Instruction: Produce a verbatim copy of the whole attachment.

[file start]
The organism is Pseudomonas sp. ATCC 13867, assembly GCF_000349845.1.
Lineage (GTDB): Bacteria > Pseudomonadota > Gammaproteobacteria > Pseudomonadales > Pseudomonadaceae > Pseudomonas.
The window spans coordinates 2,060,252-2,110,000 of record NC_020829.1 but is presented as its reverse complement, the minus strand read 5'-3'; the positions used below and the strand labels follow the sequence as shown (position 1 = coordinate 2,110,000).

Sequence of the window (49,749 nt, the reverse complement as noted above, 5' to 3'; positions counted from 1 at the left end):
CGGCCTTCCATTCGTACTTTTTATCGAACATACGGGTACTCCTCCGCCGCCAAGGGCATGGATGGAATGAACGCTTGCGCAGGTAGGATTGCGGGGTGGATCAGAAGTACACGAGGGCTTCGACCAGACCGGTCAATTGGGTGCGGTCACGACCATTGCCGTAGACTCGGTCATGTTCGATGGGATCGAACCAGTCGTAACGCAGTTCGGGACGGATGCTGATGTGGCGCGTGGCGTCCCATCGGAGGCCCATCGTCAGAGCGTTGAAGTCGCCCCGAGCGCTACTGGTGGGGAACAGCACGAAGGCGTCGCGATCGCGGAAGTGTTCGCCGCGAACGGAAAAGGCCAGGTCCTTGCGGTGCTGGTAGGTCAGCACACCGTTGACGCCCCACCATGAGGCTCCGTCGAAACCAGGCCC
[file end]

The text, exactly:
The organism is Pseudomonas sp. ATCC 13867, assembly GCF_000349845.1.
Lineage (GTDB): Bacteria > Pseudomonadota > Gammaproteobacteria > Pseudomonadales > Pseudomonadaceae > Pseudomonas.
The window spans coordinates 2,060,252-2,110,000 of record NC_020829.1 but is presented as its reverse complement, the minus strand read 5'-3'; the positions used below and the strand labels follow the sequence as shown (position 1 = coordinate 2,110,000).

Sequence of the window (49,749 nt, the reverse complement as noted above, 5' to 3'; positions counted from 1 at the left end):
CGGCCTTCCATTCGTACTTTTTATCGAACATACGGGTACTCCTCCGCCGCCAAGGGCATGGATGGAATGAACGCTTGCGCAGGTAGGATTGCGGGGTGGATCAGAAGTACACGAGGGCTTCGACCAGACCGGTCAATTGGGTGCGGTCACGACCATTGCCGTAGACTCGGTCATGTTCGATGGGATCGAACCAGTCGTAACGCAGTTCGGGACGGATGCTGATGTGGCGCGTGGCGTCCCATCGGAGGCCCATCGTCAGAGCGTTGAAGTCGCCCCGAGCGCTACTGGTGGGGAACAGCACGAAGGCGTCGCGATCGCGGAAGTGTTCGCCGCGAACGGAAAAGGCCAGGTCCTTGCGGTGCTGGTAGGTCAGCACACCGTTGACGCCCCACCATGAGGCTCCGTCGAAACCAGGCCC